The dwarf flowering almond or Prunus glandulosa is used in shrub borders and as a specimen planting. It is susceptible to several diseases and pest infestations. This susceptibility reduces its life span to less than 10 years. The most serious pest infestation of the dwarf flowering almond is borers, and the most serious disease is verticillium wilt.
This multistemmed deciduous shrub requires a site with full sun or partial shade. It tolerates most soil conditions as long as the soil is well-drained (drought tolerant). A mature dwarf flowering almond will reach a height of 4 to 5 feet and a spread of 3 to 4 feet. Its growth rate is medium, and its shape is oval. The Alba cultivar has single white springtime blossoms, while the Rosea Plena has double pink flowers. This shrub is hardy in USDA zones four to seven.
The dwarf flowering almond is a low maintenance shrub. It requires minimal pruning, though reasons for pruning include removing dead, diseased or damaged branches, any sucker growth and to promote new growth. Annual pruning is done in the springtime after the dwarf flowering almond has blossomed as this promotes new growth. This new growth will produce additional stems, and you will have more flowering the next year.
Pests and Disease
Pests that can infest the dwarf flowering almond are: cankers, borers, Japanese beetles, aphids, scale, leafhoppers, spider mites, caterpillars and tent caterpillars. It is also susceptible to many diseases: verticillium wilt, fireblight, leaf spot, die back, leaf curl, powdery mildew, root rot and honey fungus. Verticillium wilt is a serious fungal disease that can kill the dwarf flowering almond.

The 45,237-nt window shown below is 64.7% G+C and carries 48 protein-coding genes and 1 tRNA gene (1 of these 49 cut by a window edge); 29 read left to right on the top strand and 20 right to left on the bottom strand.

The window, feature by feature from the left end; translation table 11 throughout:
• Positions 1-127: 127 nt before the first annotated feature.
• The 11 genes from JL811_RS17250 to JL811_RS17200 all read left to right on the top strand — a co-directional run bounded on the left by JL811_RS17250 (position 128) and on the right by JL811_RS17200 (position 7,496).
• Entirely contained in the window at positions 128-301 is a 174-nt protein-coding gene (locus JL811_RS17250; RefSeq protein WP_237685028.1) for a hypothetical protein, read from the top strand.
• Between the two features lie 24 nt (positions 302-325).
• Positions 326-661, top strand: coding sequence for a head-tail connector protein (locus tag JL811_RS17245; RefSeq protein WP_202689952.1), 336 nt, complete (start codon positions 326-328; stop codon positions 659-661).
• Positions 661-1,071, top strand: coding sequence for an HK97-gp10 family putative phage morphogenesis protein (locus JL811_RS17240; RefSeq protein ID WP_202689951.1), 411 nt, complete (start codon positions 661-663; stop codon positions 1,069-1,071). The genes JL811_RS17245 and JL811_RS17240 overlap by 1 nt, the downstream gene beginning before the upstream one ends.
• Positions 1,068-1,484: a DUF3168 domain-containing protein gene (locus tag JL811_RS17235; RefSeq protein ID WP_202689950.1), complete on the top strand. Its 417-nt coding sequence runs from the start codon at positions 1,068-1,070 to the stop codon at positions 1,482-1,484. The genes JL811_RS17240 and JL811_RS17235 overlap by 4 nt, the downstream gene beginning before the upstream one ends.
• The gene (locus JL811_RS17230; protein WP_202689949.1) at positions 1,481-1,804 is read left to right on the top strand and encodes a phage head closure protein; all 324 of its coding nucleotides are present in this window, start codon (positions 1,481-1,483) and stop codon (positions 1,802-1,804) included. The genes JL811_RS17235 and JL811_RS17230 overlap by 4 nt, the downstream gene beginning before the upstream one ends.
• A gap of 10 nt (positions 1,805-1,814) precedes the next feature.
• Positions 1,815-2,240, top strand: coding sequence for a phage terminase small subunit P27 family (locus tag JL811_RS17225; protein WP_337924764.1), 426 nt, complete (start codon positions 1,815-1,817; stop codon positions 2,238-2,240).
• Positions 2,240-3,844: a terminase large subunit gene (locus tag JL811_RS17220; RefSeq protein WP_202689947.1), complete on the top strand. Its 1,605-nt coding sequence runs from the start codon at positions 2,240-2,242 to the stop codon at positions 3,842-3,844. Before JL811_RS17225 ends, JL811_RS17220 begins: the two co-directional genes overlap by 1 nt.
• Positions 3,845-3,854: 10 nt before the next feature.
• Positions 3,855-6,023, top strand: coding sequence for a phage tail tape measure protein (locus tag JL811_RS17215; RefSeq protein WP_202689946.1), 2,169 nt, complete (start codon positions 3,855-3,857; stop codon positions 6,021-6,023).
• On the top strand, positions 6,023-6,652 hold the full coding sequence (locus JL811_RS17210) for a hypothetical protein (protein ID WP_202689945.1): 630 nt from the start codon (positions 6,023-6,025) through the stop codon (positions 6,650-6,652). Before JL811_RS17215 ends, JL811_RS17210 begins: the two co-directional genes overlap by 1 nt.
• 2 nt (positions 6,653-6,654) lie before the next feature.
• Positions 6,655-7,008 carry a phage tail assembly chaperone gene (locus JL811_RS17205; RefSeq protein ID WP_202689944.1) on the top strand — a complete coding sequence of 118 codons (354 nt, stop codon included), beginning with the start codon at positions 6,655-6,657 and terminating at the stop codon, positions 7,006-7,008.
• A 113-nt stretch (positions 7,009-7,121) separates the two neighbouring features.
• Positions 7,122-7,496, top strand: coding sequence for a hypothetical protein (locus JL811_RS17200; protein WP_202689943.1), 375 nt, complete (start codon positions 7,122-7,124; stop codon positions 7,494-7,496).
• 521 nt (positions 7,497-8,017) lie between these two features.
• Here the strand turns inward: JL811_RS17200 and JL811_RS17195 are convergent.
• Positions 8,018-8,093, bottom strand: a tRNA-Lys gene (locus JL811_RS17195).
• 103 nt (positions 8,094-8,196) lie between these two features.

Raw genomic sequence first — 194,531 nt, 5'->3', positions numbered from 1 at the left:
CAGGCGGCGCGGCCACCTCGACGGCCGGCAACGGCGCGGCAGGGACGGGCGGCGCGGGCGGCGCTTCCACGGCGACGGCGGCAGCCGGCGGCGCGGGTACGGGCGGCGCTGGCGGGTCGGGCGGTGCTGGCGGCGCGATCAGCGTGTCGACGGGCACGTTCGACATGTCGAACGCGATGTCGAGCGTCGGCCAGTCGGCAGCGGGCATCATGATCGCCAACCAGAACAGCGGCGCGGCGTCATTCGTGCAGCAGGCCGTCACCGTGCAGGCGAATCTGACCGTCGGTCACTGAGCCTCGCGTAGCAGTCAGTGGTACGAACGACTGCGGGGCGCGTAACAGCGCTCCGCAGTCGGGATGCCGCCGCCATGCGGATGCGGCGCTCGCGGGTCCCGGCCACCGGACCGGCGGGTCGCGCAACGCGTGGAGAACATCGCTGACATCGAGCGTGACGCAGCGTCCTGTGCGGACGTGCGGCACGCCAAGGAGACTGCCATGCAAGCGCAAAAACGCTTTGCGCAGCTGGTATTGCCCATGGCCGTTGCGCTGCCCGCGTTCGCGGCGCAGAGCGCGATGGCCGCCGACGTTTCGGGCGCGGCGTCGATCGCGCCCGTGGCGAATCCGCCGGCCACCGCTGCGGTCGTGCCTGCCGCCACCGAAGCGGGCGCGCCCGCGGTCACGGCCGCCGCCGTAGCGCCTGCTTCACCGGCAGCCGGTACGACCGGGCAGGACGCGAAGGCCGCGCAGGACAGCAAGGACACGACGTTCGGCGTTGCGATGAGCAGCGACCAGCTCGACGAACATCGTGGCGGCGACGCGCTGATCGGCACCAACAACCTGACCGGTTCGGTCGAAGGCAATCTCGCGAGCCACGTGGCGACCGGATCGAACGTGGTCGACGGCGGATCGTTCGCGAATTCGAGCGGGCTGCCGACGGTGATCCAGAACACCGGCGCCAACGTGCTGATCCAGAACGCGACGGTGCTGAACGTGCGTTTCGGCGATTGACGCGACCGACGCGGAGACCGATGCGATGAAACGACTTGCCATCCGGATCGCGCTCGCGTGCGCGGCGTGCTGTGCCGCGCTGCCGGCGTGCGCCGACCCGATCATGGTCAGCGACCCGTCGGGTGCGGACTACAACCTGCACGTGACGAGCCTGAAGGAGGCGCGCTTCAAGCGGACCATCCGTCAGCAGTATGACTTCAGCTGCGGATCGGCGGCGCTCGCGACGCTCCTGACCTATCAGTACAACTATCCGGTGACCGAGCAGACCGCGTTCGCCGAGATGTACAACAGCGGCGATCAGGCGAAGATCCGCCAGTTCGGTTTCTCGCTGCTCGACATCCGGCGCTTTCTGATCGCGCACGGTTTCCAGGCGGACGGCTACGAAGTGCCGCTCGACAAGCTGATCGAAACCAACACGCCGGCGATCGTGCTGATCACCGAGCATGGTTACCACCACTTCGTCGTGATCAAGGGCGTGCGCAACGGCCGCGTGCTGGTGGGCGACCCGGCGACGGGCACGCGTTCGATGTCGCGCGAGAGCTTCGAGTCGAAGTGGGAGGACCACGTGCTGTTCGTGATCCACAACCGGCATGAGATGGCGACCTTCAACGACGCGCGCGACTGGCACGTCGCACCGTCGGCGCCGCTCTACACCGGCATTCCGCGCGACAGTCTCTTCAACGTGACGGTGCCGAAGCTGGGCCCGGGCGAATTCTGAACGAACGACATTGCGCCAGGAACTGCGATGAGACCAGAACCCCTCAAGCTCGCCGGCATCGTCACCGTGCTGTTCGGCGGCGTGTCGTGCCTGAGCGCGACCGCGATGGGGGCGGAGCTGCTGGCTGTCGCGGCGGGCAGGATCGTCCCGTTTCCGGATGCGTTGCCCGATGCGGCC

Borers attack a tree that is unhealthy or under stress. Symptoms of the presence of borers are sawdust-like waste material or excrement near a borer’s exit hole in the tree or on the soil, as well as sap at the wound on the tree. Borer holes are round, oval, or shaped like the letter “D.” Borers can kill an entire tree or a single branch. Dwarf almond trees should be kept stress free and healthy to avoid an infestation of borers. Be sure to follow a program of fertilization and regular watering; you may also have a professional apply a preventive insecticide.
Verticillium wilt is caused by the fungus Verticillium dahliae. This fungus is able to survive in the soil and in the roots of the infected tree. Verticillium wilt is spread in several ways: water irrigation or rain, tilling of the infected soil and by using infected pruning tools. A symptom of this fungal disease is yellowing, wilting and sticking of the leaves to the branch or branches during the growing season. The disease spreads to other branches and can kill an entire tree. There is no known method of control for this disease. The best defense is to maintain a stress-free, healthy tree.